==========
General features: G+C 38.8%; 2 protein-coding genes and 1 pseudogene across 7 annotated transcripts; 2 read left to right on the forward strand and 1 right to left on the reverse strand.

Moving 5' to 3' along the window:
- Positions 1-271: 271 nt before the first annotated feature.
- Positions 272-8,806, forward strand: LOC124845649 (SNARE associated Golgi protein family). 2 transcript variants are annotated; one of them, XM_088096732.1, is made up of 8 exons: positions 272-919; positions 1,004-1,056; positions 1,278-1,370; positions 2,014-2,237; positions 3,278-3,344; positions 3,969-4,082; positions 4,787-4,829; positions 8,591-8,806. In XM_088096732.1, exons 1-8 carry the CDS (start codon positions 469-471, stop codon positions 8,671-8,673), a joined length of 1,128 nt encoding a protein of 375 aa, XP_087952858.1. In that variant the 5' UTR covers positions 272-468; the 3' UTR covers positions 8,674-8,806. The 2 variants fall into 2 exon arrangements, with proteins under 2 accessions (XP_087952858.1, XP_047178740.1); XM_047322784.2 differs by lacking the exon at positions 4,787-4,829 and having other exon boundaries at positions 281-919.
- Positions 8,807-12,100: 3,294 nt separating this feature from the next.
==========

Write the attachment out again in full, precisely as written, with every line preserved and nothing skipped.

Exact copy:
General features: G+C 38.8%; 2 protein-coding genes and 1 pseudogene across 7 annotated transcripts; 2 read left to right on the forward strand and 1 right to left on the reverse strand.

Moving 5' to 3' along the window:
- Positions 1-271: 271 nt before the first annotated feature.
- Positions 272-8,806, forward strand: LOC124845649 (SNARE associated Golgi protein family). 2 transcript variants are annotated; one of them, XM_088096732.1, is made up of 8 exons: positions 272-919; positions 1,004-1,056; positions 1,278-1,370; positions 2,014-2,237; positions 3,278-3,344; positions 3,969-4,082; positions 4,787-4,829; positions 8,591-8,806. In XM_088096732.1, exons 1-8 carry the CDS (start codon positions 469-471, stop codon positions 8,671-8,673), a joined length of 1,128 nt encoding a protein of 375 aa, XP_087952858.1. In that variant the 5' UTR covers positions 272-468; the 3' UTR covers positions 8,674-8,806. The 2 variants fall into 2 exon arrangements, with proteins under 2 accessions (XP_087952858.1, XP_047178740.1); XM_047322784.2 differs by lacking the exon at positions 4,787-4,829 and having other exon boundaries at positions 281-919.
- Positions 8,807-12,100: 3,294 nt separating this feature from the next.